Dental hygienist law helps address health access

The dentist shortage in New Hampshire is even worse than the numbers suggest


Published:

New Hampshire has a new law that establishes a certified public health dental hygienist to improve access to oral health care. This is another important step toward providing dental care to more New Hampshire residents with unmet needs. Substantial research supports this new law.

New Hampshire’s beautiful rivers, lakes and mountains make our state special, but they can also create barriers for those trying to find a dentist who lives within 20 or 30 miles of their home, school or work. More than 26,000 people in the Granite State live in an area that is confirmed to have a shortage of dentists.

The new law allows specially trained dental hygienists to place temporary fillings in decayed teeth. Temporary fillings curtail the spread of decay until these patients are able to find a dentist to see them. The American Academy of Pediatric Dentistry recognizes temporary fillings as a beneficial, short-term technique in dental care. These fillings can enable children to avoid missing school and help adults avoid missing work because of unnecessary pain. They may reduce an unnecessary, expensive visit to the emergency room where a patient can only receive treatment for pain and infection.

That is part of why insurance premiums continue to rise in New Hampshire. In the Granite State, the rate of hospital ER visits for dental ailments rose by 45 percent between 2001 and 2005. Through Medicaid, many of these costs are picked up by taxpayers.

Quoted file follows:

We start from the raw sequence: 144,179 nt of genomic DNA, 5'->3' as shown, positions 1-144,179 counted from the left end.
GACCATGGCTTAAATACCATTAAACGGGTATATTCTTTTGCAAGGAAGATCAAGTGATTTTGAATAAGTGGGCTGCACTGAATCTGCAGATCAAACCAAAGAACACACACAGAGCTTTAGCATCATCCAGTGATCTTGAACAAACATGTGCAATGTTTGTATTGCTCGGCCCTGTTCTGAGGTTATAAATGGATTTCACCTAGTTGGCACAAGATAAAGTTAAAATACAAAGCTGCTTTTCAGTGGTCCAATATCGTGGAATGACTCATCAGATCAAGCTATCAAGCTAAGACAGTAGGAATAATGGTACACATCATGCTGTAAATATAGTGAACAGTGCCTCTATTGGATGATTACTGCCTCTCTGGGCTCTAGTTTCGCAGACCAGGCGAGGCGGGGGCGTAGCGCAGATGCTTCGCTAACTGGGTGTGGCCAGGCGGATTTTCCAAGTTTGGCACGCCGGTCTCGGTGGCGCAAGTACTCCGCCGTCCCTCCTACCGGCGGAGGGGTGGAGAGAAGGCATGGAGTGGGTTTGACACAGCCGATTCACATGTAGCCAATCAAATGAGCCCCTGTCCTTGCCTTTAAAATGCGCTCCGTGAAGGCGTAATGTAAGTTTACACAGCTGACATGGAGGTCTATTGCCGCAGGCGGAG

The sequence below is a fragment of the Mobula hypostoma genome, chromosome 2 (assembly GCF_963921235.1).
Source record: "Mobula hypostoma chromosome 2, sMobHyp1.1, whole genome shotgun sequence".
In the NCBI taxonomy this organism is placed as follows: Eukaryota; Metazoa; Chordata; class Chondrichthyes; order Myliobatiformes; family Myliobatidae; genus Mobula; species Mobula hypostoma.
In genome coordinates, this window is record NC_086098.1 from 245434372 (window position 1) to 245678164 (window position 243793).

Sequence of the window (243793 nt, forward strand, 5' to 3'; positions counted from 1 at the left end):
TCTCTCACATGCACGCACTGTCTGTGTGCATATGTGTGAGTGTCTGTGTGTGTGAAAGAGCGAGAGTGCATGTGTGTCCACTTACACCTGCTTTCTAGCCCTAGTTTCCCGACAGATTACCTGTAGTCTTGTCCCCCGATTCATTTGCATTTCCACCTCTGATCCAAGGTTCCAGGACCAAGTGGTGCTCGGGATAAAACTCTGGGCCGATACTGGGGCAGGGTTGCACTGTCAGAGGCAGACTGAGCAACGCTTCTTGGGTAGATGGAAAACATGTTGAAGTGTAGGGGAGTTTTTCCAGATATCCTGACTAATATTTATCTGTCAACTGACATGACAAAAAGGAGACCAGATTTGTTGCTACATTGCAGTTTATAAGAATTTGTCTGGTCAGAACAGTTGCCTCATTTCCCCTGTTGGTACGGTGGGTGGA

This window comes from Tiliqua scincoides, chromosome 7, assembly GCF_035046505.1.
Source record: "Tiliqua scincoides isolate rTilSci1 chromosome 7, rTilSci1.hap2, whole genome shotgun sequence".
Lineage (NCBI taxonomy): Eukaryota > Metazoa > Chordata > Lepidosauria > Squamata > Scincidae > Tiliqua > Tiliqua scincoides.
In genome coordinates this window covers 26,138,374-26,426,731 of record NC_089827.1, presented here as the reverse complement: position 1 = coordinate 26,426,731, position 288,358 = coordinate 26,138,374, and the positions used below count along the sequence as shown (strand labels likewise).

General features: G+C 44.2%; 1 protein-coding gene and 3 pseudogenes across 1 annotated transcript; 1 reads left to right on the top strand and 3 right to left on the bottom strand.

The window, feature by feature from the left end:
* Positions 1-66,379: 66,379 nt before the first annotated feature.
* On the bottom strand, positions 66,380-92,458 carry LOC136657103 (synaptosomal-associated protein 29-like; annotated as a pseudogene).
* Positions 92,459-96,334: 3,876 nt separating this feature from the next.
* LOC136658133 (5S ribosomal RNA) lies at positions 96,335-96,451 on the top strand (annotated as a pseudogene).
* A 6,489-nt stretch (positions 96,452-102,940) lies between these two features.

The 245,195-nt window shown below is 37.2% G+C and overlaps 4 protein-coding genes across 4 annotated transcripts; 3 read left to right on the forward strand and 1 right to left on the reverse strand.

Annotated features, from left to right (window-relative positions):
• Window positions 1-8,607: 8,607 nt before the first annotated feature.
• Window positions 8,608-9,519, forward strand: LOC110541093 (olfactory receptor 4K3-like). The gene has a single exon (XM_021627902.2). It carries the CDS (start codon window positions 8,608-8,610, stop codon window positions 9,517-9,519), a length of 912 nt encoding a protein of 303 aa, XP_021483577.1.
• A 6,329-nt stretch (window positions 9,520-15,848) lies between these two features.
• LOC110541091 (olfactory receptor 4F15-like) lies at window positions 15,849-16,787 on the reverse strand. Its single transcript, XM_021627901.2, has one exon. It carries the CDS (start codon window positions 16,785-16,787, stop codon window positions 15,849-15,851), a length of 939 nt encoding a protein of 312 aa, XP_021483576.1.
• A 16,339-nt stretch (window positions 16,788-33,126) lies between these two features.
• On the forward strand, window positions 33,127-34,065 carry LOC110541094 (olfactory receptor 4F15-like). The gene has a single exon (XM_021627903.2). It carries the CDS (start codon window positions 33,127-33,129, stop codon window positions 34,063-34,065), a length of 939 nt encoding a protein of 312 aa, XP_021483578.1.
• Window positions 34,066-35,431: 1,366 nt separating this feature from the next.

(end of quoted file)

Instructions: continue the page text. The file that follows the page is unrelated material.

To address oral health barriers, the Endowment for Health convened a group of stakeholders that became the New Hampshire Oral Health Access Strategy Work Group. Their charge was to figure out solutions to this continuing problem in our state. This diverse group includes hygienists, dentists, professional associations, foundations, pediatricians, businesses, and children’s organizations. The task force created a set of guiding principles and remains committed to expanding the dental workforce so that all of New Hampshire’s people have access to quality, routine care. The Pew Center on the States has provided expert and independent research and other support for these efforts.

The dentist shortage in New Hampshire is even worse than the numbers suggest, because nearly one in five private-practice dentists (19 percent) works only part-time. In a survey of New Hampshire dentists conducted in February 2010, 60 percent indicated they expected to leave practice within the next 15 years.

The Endowment for Health has invested nearly $6 million over the past 10 years in grants to organizations working to address these challenges. We must approach the issue of geographic barriers by focusing on both ends of the problem – seeking better ways of moving the people to services and seeking better ways of getting the services to where people can access them.

Mary Vallier-Kaplan is vice president of the Concord-based Endowment for Health, New Hampshire’s largest health foundation.


 

NHBR Poll